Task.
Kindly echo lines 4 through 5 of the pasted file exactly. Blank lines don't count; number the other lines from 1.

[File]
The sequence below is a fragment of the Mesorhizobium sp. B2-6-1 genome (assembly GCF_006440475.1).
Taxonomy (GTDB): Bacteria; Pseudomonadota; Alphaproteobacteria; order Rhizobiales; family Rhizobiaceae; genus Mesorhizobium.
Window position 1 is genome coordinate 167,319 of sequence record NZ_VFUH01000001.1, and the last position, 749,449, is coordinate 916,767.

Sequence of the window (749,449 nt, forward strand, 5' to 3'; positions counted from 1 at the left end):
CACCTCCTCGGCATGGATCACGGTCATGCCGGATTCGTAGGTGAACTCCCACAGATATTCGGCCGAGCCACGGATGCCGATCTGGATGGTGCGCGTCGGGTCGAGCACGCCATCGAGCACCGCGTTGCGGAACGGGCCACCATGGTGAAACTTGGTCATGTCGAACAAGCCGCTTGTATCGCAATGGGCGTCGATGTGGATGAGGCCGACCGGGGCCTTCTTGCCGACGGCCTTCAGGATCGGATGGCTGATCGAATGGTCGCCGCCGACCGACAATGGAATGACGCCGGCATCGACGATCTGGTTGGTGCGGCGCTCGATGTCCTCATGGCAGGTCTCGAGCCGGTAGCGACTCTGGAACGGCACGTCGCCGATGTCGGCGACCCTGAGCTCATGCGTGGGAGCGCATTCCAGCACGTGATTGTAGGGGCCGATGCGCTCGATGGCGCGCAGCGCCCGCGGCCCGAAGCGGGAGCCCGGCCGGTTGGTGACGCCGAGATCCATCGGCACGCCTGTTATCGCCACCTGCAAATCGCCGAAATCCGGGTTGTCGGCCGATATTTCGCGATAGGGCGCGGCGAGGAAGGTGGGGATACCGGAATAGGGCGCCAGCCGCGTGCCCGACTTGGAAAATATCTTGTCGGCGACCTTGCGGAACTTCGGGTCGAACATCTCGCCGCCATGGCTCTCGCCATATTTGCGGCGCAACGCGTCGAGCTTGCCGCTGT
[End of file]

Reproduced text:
Sequence of the window (749,449 nt, forward strand, 5' to 3'; positions counted from 1 at the left end):
CACCTCCTCGGCATGGATCACGGTCATGCCGGATTCGTAGGTGAACTCCCACAGATATTCGGCCGAGCCACGGATGCCGATCTGGATGGTGCGCGTCGGGTCGAGCACGCCATCGAGCACCGCGTTGCGGAACGGGCCACCATGGTGAAACTTGGTCATGTCGAACAAGCCGCTTGTATCGCAATGGGCGTCGATGTGGATGAGGCCGACCGGGGCCTTCTTGCCGACGGCCTTCAGGATCGGATGGCTGATCGAATGGTCGCCGCCGACCGACAATGGAATGACGCCGGCATCGACGATCTGGTTGGTGCGGCGCTCGATGTCCTCATGGCAGGTCTCGAGCCGGTAGCGACTCTGGAACGGCACGTCGCCGATGTCGGCGACCCTGAGCTCATGCGTGGGAGCGCATTCCAGCACGTGATTGTAGGGGCCGATGCGCTCGATGGCGCGCAGCGCCCGCGGCCCGAAGCGGGAGCCCGGCCGGTTGGTGACGCCGAGATCCATCGGCACGCCTGTTATCGCCACCTGCAAATCGCCGAAATCCGGGTTGTCGGCCGATATTTCGCGATAGGGCGCGGCGAGGAAGGTGGGGATACCGGAATAGGGCGCCAGCCGCGTGCCCGACTTGGAAAATATCTTGTCGGCGACCTTGCGGAACTTCGGGTCGAACATCTCGCCGCCATGGCTCTCGCCATATTTGCGGCGCAACGCGTCGAGCTTGCCGCTGT